She added: “It’s a case of learning when to talk and when to listen.

“A lot of the time just being able to talk to someone outside of their circle is enough to relieve the weight of a problem.

“I can literally see them coming out of themselves and going from a bad place at one appointment to their faces lighting up when they come through the door and we pick up where we left off last time.”

While the advice Paula and her staff offer is often ongoing, they also point people in the direction of other help and local services if they believe the help is outside of their parameters.

And the response they’ve received from clients so far has been extremely positive, with some now popping in for a brew and a chat rather than a haircut.

Paula added: “It’s not just the young ones, it can be old men who’ve lost their wives and they might not see anyone on a week to week basis. They come in for a 15 minute haircut and they’re there for three hours.

“I’ve got two boys myself and just think it’s such a worrying thing that so many men are taking their own lives and if there’s anything we can do to get in there and help them it’s got to be done.”

Meet porn star Beth Spiby

Beth Spiby is probably not the sort of person you would automatically think to turn to if you have been struggling with mental health issues.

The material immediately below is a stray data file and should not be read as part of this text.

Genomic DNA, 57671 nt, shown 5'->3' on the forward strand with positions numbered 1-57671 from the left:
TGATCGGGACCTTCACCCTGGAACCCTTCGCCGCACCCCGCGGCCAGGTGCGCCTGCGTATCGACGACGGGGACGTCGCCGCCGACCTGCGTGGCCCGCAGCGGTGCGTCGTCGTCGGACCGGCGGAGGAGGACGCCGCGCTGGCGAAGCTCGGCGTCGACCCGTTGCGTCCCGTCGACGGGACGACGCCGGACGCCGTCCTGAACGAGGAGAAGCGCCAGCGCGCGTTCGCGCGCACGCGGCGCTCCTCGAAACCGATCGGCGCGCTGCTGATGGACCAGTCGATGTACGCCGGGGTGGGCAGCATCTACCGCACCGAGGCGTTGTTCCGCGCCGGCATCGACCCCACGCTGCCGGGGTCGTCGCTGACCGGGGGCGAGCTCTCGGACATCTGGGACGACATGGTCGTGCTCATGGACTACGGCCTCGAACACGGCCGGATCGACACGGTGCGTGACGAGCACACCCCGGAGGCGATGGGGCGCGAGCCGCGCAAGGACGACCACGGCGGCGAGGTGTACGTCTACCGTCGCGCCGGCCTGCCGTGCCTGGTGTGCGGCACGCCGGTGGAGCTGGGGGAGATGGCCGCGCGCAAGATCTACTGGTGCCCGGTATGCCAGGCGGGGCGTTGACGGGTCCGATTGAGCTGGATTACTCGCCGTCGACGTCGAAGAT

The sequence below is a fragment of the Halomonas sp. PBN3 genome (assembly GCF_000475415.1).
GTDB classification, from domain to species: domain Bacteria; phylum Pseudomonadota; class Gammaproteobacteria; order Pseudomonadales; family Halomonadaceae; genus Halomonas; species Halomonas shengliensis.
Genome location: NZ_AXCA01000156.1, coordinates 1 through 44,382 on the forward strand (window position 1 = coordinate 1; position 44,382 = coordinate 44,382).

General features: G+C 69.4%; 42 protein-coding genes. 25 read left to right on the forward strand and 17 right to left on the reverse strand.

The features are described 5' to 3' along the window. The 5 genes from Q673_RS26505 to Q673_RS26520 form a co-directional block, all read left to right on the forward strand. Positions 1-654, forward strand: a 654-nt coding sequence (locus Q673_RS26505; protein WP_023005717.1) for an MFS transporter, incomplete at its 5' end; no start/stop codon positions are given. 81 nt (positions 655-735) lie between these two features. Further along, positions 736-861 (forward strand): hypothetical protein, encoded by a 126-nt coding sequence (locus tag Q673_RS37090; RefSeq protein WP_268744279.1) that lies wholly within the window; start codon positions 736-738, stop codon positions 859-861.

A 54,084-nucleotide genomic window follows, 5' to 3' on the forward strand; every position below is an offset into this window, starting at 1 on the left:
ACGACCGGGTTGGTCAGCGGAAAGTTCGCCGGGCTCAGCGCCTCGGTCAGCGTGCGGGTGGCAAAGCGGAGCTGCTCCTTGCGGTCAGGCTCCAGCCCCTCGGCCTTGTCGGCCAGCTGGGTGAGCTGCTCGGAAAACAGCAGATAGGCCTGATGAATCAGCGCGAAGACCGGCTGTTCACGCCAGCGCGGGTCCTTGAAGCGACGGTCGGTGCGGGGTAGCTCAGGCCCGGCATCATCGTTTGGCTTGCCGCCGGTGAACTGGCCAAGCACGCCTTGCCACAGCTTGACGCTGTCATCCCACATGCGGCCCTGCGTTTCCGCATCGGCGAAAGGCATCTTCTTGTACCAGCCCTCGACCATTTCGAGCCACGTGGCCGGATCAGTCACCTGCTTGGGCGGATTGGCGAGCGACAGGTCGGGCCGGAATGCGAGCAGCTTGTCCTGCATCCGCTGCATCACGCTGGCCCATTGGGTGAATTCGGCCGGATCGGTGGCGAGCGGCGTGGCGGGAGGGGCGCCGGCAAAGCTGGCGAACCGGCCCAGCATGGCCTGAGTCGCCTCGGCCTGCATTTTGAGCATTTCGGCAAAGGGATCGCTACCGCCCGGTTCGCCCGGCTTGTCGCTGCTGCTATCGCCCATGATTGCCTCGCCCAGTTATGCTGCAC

Describing herself as a solo porn star, she runs an adult site which has over 1,000 subscribers who pay to watch her perform in sexually explicit videos and access naked photographs of herself.

In the past, 23-year-old Beth suffered from crippling anxiety which she believes was triggered when she ‘forget to live in the moment’ and because of this that she fell into a spiral of depression.

She describes that time as like having a ‘battle with your own brain’ and decided that it was important to share her experiences and outlook with others who were struggling to cope with a negative mindset and set up her advice website, Anonymous Advice By Beth.

Beth explained: [Many people just want] someone to vent to or speak to or just someone that you can just have a bit of communication with.

“They may not always take my advice but by giving them a chance to speak about their problems means a weight is lifted.”

She believes men in particular don’t think they have the voice to speak up and worry that if they do, they may become a burden to their friends.

Describing many as being trapped in a cycle of drugs and alcohol that perpetuates the problem because of their depressants properties, her message to them is that ‘it’s ok to speak up and have that conversation’.

She added: “[Most people want] somebody to speak to, or cry to and that’s what I’m there for, to provide a little boost.”

Alongside her advice website, the former Marks and Spencer shop worker reaches out to people through her Instagram and Twitter feeds.

She regularly posts motivational and inspirational content, based on her spiritualist outlook on life. One girl told her: “If I hadn’t found you I would have committed suicide already.”

Beth believes that just being there for someone to listen to is an invaluable resource for those struggling with mental health problems.

She says we are surrounded by people from all walks of life who help others without them even realising.

Whether that’s your parents or friends, the person working in the local shop or your hairdresser, just listening to someone talk about their problems can sometimes be enough.